“I invested Rs 15 lakh in setting up machinery and dad guided me at every step. I learnt from him how business is done in India, as it is very different from what we learn in B-School. Nobody told us that 75% of our time would be spent in chasing after payments and managing employees. And this became my training ground.”
How he got into the paper bag manufacturing business is as interesting as the product itself. He had gone to the Ministry of Environment to seek permission to purchase technology for a renewable energy generator.
There, he came to know that the single-use plastic was going to be banned soon, though the official announcement had not been made yet
“With this insight in mind I shifted to paper bag manufacturing. According to research, the global plastic market is at USD 250 billion, while global paper bag market is USD 6 billion right now though it was at USD 3.5 billion when we started,” says Sushant. He believes the paper bags have a great opportunity to replace single use plastic bags.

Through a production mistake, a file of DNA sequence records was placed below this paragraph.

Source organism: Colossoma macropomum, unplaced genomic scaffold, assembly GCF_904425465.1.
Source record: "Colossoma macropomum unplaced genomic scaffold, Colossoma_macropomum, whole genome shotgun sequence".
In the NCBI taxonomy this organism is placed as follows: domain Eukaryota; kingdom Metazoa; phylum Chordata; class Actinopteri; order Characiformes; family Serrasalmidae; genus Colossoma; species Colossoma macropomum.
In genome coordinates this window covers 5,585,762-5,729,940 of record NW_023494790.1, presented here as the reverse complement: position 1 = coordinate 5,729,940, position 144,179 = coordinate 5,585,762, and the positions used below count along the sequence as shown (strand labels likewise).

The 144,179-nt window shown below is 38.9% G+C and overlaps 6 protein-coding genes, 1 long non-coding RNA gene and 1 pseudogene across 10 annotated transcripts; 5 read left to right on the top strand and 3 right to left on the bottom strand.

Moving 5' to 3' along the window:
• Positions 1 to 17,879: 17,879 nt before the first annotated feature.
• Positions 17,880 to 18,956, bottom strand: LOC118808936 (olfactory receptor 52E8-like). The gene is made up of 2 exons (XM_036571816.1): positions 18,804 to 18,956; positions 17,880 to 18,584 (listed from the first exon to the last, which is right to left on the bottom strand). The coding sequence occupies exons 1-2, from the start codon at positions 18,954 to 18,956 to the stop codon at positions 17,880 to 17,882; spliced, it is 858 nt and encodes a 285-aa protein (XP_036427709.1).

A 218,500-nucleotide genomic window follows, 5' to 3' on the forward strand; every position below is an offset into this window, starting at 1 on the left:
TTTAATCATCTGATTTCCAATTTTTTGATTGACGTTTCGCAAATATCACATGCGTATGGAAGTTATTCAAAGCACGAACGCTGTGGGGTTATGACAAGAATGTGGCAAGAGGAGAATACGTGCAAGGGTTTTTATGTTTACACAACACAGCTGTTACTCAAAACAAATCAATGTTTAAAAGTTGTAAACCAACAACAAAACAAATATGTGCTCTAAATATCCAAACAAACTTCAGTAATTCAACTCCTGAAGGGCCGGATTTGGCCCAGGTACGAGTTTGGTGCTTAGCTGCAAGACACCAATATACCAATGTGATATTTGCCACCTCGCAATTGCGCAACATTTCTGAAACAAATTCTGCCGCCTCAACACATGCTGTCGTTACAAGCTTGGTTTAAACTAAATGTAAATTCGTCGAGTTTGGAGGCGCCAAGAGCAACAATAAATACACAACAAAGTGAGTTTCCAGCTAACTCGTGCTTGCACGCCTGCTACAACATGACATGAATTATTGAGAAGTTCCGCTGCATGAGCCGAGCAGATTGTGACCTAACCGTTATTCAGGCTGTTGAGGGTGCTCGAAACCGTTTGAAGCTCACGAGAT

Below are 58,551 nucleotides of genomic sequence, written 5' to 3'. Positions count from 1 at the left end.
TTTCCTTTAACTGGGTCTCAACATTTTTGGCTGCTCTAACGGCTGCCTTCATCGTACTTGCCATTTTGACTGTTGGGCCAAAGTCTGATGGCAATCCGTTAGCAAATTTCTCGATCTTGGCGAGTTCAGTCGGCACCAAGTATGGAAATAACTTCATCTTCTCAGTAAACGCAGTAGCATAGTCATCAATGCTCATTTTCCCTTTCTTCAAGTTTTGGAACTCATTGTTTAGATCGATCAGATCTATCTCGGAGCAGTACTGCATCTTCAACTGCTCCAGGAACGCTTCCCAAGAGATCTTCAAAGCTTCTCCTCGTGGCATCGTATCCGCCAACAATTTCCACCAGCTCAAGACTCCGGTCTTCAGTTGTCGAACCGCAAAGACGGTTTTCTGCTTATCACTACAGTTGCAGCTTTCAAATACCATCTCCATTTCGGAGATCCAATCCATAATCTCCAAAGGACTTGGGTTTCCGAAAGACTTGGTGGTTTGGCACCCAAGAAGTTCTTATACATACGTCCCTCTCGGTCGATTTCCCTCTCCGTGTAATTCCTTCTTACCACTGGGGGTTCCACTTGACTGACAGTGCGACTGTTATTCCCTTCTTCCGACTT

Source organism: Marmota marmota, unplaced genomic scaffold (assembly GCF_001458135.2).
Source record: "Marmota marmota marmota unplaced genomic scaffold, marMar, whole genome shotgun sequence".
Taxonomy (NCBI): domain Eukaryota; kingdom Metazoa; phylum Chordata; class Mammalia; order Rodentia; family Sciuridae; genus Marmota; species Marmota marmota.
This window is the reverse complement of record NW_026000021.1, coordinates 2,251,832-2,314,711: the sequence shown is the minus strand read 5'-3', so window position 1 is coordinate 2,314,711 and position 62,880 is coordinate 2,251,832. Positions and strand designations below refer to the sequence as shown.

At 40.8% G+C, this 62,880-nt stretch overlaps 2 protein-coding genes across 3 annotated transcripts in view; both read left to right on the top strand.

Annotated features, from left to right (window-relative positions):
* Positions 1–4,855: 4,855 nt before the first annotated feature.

Sushant started Urja Packaging with two machines and 10 employees. Their products are made with recycled paper and paper made from agro waste that is procured from third parties.
|Around 350 employees work for Adeera Packaging today|
“We use about 1,000 tonnes of paper every month and saving an estimated 17,000 trees per month,” he says.
Getting orders in the initial days of struggle was tough. “Initially I covered the Delhi NCR region myself in my Maruti 800 where I kept the material too; I was doing door to door sales. I showed the samples to the clients; when approved I would deliver the order myself. “
The company achieved a turnover of Rs 15 lakh in the first year. They had to encounter plenty of challenges, though.
“I realized competitors were short-changing customers,” he says. They would give lesser GSM paper while charging for a higher quality and would reduce the number of bags in bulk purchases or make the bags an inch or so shorter than the actual size, cheating the buyers.
Sushant came up with a brilliant idea to disrupt the market and started selling the paper bags by weight. “This took care of the malpractices. Our products were also cheaper (unlike handmade products) since they were machine made and were of better quality,” he says.
He introduced more innovations, like providing generic branding on the bags that became a hit with customers. Since Delhi had many sweet shops with the names of Agarwal Sweets or Bikaner Sweets, he printed these names on the bags. The strategy worked well and increased sales.